Electricity is paramount for powering the countless appliances and electronics that we rely on every day, but it is also a volatile force that needs to be managed for safety. When an excessive amount of current passes through wires due to a short circuit, a great amount of heat may be generated and sensitive components can be seriously damaged. Additionally, short-circuiting can even cause electrical fires and dangers to individuals which can be extremely dangerous for certain applications such as aviation. In order to prevent the damages and hazards associated with overload conditions, electrical circuits are guarded with circuit protection devices. The most common circuit protection devices are fuses, current limiters, and circuit breakers. As each device type has its own features and capabilities that dictate their use, it can be very beneficial to understand the differences between each.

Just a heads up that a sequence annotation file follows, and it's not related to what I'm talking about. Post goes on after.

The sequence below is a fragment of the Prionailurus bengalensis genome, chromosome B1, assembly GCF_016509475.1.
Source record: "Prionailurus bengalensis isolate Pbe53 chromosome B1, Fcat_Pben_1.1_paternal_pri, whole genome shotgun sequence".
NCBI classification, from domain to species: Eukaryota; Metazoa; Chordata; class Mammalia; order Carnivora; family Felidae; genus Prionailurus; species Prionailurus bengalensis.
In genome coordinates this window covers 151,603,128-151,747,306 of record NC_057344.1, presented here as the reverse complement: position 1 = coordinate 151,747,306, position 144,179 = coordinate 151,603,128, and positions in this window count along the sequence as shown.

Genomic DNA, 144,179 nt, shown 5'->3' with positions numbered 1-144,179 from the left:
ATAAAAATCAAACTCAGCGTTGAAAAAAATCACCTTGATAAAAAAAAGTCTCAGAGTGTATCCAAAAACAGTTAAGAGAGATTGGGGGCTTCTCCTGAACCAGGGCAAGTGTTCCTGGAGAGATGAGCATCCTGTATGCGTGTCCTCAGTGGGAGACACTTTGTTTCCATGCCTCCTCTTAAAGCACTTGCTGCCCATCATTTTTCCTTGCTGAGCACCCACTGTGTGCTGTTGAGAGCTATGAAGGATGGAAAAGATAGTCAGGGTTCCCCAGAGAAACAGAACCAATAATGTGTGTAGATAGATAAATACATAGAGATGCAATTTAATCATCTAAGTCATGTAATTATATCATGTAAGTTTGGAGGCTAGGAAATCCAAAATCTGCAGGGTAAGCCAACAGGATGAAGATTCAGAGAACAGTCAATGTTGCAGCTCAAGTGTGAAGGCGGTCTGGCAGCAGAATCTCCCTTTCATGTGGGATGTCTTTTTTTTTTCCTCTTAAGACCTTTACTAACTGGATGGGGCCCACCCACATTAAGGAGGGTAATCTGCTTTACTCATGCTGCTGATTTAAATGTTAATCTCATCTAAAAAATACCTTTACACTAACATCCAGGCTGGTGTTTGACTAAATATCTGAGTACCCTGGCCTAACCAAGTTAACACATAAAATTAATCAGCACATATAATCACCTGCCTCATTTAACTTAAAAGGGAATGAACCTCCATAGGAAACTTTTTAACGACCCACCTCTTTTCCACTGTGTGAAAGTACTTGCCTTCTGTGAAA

Fuses are a basic component for circuit protection, and they are a thermal device with an element which exhibits a low melting point. Fuses generally have low current carrying capacities, and they are designed to melt in the occurrence of a short circuit. With this method of operation, fuses can quickly interrupt a circuit for safety. The element of the fuse may be constructed from varying materials, and the most common are lead silver, tin, bismuth, and their related alloys. To provide ample protection for the circuit, fuses must be placed near the power source so that they may manage the entire cable. For aircraft applications in particular, fuses are often heavy-duty and may serve AC and DC sources. Furthermore, aircraft often employ fuses for both the circuit and devices for redundancy and further protection.